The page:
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Plagiarism in journalism

Plagiarism is a crime. It is stealing another person’s work and offering it as one’s own. Or it could be the act of using text fragments of other authors without references. In addition, plagiarism is a violation of the Ethical Code of the Professional Journalists Society. Many journalists lost their jobs or encountered legal action because they stole somebody’s text or idea.

What is plagiarism in the news?

News plagiarism — an event where a journalist uses content from other mass media and signs it with his name or doesn’t state that the content is borrowed. This regards ideas, text, writing style, photos, images, and videos.
Also, media plagiarism occurs when a journalist repeatedly uses his own article. Since he sold his author rights to another edition, self-plagiarism counts as theft.
It is always recommended to state the sources. An article might contain factual errors or incorrect data. By failing to state the original, the journalist promotes misconceptions.
News outlets stick to several must-dos when making references to their colleagues, e.g.:
  • A direct link to the source article or content;
  • Stating the journalist’s or company’s name;
  • Noting the general source, general info, e.g., “A number of news outlets stated”.
Either way, stating the source of the content is regarded as ethical, safe, and lawful. Most news outlets do not accept plagiarism in any of its forms. Even if a few lines were quoted from Wikipedia, this is not allowed, despite the fact that Wikipedia allows recurrent use and sharing of its content.
A plagiarizing journalist places his media company, newspaper, or client at reputational risk. People that detect plagiarism will confront the company.
Plagiarism can be accidental. This happens when a journalist uses many references but forgets to specify the author or unintendedly repeats somebody else’s phrases or thoughts in his text. Even if that’s the case, the journalist is still responsible. His lack of attention when checking his work for plagiarism can potentially risk the client’s reputation.

Consequence of plagiarism in journalism

The consequences of plagiarism in journalism could be disastrous for a journalist:
  • Reputational damage. In the journalism business world, information regarding incompetent authors that plagiarize spreads like wildfire. Editors and clients won’t want to deal with those that steal other people’s content.
  • Unemployment. Reputation loss can affect not only the one who conducted plagiarism but also all those who are in some way connected to stealing content. When a company learns of plagiarism on the side of its employees, it has the right to fire them.
  • Court. If a company or authors carry financial loss due to plagiarism, they have the right to take legal action. Punishment for plagiarism comes in the form of fines. Yet, some aggravated cases could result in 5-10 years of incarceration.
  • SEO damage. Google algorithms don’t give good search results for those websites that don’t have original content. As a result, clients don’t navigate the web resource, and the company loses income.

How to avoid journalistic plagiarism?

Several recommended methods can help journalists avoid plagiarism:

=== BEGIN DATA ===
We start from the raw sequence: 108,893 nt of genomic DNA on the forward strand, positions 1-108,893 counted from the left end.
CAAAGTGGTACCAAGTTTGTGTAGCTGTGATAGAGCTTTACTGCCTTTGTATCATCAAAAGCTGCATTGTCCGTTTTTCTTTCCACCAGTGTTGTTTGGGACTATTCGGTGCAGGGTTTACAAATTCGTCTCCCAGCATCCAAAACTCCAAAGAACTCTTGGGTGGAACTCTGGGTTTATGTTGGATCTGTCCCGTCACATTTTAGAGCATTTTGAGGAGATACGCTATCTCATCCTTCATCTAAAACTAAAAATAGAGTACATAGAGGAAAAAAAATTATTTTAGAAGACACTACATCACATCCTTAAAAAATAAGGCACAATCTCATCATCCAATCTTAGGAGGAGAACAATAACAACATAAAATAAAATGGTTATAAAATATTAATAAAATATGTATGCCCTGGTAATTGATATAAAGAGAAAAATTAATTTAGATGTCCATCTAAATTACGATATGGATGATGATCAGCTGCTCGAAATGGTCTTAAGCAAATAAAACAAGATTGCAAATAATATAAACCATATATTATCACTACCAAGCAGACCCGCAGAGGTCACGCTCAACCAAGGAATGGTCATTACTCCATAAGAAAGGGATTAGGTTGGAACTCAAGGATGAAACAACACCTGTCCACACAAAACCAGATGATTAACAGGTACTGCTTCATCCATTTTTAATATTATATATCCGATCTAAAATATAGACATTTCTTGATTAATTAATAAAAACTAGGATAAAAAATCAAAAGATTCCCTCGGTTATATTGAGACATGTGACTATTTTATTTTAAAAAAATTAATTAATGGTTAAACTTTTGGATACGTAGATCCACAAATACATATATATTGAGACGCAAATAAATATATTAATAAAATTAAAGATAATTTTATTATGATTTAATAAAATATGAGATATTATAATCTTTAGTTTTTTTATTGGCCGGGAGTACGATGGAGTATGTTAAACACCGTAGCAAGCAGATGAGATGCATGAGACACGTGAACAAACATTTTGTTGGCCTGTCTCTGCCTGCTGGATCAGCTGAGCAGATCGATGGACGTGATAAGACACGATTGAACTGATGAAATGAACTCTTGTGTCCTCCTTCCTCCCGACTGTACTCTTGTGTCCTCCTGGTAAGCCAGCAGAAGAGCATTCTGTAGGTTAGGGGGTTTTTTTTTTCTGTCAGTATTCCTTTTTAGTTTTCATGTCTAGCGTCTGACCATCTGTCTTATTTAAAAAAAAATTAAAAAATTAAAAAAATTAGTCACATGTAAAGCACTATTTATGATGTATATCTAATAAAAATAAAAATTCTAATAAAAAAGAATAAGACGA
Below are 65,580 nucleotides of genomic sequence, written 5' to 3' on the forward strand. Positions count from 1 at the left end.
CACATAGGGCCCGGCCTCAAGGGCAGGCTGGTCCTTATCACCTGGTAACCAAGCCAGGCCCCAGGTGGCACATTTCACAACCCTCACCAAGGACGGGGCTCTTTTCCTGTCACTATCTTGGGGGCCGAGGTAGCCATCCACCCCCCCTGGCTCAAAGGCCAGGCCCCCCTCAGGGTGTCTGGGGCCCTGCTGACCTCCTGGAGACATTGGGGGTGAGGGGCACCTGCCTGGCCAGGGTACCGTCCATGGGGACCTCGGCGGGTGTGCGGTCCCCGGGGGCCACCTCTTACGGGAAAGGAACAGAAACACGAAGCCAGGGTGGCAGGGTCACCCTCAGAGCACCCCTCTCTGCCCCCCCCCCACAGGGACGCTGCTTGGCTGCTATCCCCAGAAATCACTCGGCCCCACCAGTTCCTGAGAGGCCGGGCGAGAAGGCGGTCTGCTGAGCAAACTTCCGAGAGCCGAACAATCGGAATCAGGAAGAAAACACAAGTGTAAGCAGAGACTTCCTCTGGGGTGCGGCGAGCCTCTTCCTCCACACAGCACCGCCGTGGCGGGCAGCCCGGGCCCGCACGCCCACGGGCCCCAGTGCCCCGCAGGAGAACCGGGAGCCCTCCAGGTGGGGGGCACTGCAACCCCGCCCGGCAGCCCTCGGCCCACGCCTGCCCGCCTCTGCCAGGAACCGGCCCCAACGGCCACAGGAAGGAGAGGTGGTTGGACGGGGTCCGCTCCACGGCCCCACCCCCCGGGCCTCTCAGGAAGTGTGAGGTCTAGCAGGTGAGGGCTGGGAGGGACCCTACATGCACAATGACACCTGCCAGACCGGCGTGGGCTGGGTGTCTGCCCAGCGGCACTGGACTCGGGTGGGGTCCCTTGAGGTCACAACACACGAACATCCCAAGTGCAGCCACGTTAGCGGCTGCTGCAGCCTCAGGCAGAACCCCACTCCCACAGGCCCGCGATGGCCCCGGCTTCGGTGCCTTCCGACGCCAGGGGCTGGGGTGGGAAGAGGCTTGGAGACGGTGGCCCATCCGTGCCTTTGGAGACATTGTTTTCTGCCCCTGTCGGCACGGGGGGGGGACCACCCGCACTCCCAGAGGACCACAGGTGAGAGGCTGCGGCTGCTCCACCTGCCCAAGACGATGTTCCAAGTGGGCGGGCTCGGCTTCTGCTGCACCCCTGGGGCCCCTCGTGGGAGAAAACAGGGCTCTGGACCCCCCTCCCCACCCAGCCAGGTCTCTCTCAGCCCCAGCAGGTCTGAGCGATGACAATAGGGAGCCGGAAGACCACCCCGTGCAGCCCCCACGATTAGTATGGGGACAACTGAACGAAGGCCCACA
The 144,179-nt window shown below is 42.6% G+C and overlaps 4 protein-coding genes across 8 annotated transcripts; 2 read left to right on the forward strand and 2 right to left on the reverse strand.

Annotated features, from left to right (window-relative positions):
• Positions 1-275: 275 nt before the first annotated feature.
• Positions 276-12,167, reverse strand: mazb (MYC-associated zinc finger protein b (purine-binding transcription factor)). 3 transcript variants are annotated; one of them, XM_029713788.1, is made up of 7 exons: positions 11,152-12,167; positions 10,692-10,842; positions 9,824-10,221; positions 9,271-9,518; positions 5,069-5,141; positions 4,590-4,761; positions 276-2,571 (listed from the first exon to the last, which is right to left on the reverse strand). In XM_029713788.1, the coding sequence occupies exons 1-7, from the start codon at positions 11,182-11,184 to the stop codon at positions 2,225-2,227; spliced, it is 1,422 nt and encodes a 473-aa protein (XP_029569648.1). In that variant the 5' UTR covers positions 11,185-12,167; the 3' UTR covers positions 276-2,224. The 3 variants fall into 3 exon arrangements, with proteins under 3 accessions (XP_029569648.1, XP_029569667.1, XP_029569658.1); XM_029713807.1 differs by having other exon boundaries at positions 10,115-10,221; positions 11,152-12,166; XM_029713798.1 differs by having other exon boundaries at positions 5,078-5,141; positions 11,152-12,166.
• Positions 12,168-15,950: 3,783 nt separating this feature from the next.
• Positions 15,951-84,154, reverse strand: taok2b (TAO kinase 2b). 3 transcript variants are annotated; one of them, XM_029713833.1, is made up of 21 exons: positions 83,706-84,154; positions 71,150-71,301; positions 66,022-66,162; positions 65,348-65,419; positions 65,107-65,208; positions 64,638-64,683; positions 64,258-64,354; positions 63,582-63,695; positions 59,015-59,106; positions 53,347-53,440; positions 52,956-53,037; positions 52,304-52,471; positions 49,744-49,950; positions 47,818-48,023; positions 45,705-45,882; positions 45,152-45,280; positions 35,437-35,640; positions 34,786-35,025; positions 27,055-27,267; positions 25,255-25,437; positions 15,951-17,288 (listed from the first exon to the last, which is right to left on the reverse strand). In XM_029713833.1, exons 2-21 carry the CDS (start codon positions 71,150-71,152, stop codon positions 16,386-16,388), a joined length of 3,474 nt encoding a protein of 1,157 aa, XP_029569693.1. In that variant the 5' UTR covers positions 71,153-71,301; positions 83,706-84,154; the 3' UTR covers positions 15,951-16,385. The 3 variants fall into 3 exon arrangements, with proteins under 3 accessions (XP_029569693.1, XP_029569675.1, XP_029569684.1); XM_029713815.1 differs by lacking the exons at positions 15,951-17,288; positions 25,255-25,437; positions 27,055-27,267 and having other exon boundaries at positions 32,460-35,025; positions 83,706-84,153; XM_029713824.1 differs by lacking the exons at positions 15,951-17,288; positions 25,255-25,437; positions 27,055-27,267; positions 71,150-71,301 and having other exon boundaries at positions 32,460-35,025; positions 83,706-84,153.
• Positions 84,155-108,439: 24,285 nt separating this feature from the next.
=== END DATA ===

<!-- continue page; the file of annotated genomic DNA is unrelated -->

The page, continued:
1. Don't use copy + paste. If you need to insert someone's words, specify their name and workplace.
  2. Create your original content. Promoting your ideas and theses helps minimize plagiarism.
  3. Specify your employer/client's terms concerning plagiarism. While some outlets don't mind using information from open sources without the need to state the original, others prohibit it.
  4. If you use synonyms or rephrase generalized content, add your own ideas and opinions. That will make the content more original, new, and interesting for the readers.
  5. Store your research and study material in a separate file. Don't forget to highlight that content, so you won't forget where the text fragments came from.
  6. Before handing your work to the editor or client, use plagiarism-checking services. Skandy is an accurate and reliable tool.
Using an online plagiarism checker will help protect your content from plagiarism allegations. The checker's reports are stored in an online cloud disk and can be provided as proof of originality if requested. Large companies and educational institutions trust the checker results.
The checker operates based on AI technology. It can:
  • Detect potential plagiarism and paraphrasing in several languages;
  • Conduct deep analysis of billions of open-source databases;
  • Work with various file formats, including .pdf, as well as check documents and articles via URL;
  • Scan and check the text on a hard disk using OCR technology;
  • Check within a couple of minutes. You don't need to spend much time ensuring your work is OG.
Skandy displays a detailed report on all borrowed text fragments and provides sources with identical phrasing. Also, our checker helps avoid self-plagiarism. For example, this is handy when an outlet places an order for an article, but you've already written a similar one for another mass media agency.
The tool can be used after publishing your original content to detect illegal media plagiarism on behalf of other journalists.
The check lets you take measures quickly and hold a dishonest company or a website owner accountable.
Use Skandy to protect your clients' reputations and give them confidence that your work is original!
Text author: Columbia Proof

October 12th 2022


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